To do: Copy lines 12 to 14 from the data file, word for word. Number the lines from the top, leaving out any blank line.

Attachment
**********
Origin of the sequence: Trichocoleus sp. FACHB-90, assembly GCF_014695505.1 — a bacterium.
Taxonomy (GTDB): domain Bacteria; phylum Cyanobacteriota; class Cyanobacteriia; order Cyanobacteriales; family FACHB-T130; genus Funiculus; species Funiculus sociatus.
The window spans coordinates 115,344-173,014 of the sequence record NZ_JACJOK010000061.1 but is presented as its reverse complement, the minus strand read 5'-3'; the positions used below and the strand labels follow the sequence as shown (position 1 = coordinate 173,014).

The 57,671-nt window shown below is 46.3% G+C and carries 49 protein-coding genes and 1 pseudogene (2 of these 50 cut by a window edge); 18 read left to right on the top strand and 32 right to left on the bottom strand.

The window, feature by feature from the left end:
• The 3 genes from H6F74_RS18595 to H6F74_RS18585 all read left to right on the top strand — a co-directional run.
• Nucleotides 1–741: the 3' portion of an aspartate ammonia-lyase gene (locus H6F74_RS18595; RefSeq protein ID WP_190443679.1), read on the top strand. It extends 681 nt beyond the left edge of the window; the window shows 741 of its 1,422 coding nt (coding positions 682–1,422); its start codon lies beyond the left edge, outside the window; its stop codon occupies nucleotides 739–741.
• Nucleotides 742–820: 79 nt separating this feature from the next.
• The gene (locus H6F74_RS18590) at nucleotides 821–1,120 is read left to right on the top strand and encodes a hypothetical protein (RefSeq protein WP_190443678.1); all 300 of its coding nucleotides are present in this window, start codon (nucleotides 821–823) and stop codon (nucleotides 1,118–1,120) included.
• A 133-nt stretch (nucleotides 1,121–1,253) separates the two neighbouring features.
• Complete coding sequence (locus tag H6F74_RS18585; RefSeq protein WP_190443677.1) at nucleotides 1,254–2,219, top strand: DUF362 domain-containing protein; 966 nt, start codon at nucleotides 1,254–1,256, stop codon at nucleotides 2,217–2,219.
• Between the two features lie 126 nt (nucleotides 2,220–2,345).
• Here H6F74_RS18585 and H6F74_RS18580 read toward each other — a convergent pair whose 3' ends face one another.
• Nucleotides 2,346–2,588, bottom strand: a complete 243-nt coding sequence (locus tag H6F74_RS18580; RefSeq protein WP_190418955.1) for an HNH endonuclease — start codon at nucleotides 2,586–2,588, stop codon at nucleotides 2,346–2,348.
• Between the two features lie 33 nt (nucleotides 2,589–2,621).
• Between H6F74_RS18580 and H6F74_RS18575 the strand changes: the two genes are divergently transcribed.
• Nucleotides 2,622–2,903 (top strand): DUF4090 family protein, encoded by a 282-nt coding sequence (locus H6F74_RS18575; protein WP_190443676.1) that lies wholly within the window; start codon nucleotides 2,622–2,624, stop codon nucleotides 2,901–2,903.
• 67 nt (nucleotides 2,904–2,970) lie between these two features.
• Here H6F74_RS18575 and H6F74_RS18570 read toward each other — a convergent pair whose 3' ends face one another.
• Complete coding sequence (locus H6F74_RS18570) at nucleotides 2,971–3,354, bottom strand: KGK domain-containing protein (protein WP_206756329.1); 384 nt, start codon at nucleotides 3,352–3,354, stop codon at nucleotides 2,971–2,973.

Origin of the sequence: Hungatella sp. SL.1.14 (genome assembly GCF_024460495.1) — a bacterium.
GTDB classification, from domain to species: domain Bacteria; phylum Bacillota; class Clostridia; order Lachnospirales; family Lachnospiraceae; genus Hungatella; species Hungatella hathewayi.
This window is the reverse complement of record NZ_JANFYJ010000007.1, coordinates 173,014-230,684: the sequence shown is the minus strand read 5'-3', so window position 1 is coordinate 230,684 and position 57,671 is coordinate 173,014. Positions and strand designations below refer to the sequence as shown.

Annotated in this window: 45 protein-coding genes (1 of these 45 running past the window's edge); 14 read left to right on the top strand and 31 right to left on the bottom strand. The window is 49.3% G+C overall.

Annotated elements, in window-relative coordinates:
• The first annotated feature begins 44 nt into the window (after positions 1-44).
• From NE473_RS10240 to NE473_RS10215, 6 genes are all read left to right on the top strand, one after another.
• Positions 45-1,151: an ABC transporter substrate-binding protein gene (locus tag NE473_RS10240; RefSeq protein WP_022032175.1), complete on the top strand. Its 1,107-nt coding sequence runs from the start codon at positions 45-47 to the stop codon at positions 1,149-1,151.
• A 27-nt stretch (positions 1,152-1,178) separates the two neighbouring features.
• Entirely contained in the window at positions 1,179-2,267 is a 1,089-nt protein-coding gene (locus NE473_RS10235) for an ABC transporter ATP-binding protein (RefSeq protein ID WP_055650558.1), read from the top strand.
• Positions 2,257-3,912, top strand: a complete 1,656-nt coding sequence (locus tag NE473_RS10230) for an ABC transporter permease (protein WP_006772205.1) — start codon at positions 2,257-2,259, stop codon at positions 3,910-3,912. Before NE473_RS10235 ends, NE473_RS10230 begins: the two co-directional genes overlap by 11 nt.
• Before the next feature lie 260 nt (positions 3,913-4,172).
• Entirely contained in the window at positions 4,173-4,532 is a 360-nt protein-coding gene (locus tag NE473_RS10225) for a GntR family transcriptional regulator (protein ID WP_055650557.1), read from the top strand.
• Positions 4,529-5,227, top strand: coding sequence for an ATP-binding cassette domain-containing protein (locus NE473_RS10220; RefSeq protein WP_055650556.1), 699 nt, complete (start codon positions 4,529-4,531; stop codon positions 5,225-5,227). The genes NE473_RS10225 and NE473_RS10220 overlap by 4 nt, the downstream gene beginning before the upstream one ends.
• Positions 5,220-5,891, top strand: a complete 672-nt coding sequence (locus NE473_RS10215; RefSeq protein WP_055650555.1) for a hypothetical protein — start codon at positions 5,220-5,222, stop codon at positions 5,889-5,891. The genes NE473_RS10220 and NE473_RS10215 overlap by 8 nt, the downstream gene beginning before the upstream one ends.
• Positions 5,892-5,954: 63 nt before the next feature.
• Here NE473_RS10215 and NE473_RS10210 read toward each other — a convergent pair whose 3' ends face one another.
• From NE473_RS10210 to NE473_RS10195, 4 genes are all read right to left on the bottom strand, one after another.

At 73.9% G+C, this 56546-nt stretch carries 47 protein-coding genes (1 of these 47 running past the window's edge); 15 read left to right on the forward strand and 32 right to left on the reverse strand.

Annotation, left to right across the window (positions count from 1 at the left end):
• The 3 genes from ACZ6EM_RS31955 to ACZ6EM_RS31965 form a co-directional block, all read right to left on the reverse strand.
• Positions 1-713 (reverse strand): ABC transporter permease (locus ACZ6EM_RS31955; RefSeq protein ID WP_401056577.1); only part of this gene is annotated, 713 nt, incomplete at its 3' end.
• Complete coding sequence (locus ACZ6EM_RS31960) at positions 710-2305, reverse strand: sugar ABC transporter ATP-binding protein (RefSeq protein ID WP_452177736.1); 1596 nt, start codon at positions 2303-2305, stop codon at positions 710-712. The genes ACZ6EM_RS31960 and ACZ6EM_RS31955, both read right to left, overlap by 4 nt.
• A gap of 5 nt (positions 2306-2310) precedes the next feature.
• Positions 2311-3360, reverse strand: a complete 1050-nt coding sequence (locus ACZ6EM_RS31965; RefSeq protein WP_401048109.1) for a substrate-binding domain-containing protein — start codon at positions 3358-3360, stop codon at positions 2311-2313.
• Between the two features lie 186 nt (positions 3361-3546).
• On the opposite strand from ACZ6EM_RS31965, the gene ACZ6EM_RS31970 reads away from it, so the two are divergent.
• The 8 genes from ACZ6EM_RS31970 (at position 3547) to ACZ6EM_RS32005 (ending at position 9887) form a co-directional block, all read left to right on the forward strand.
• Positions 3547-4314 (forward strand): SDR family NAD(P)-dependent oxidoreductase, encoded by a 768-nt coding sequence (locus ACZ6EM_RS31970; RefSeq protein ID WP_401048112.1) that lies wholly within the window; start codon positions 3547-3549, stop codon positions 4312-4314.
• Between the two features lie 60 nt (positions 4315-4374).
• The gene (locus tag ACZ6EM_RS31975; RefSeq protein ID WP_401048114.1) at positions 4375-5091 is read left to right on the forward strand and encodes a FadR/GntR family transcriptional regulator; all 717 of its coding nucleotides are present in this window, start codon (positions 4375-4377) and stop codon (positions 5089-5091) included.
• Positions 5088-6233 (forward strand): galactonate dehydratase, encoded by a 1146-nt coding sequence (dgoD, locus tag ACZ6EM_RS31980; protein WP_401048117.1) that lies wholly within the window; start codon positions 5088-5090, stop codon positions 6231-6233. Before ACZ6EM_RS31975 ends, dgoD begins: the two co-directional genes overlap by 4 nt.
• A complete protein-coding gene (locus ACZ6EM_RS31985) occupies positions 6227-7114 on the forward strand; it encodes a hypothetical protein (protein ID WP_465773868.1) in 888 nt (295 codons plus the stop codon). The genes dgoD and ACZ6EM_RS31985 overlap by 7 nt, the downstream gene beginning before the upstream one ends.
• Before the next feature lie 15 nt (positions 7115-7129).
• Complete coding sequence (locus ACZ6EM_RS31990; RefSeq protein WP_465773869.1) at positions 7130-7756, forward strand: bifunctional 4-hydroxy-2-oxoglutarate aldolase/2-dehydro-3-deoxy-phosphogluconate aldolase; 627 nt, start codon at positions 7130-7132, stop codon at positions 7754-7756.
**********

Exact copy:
• Between the two features lie 126 nt (nucleotides 2,220–2,345).
• Here H6F74_RS18585 and H6F74_RS18580 read toward each other — a convergent pair whose 3' ends face one another.
• Nucleotides 2,346–2,588, bottom strand: a complete 243-nt coding sequence (locus tag H6F74_RS18580; RefSeq protein WP_190418955.1) for an HNH endonuclease — start codon at nucleotides 2,586–2,588, stop codon at nucleotides 2,346–2,348.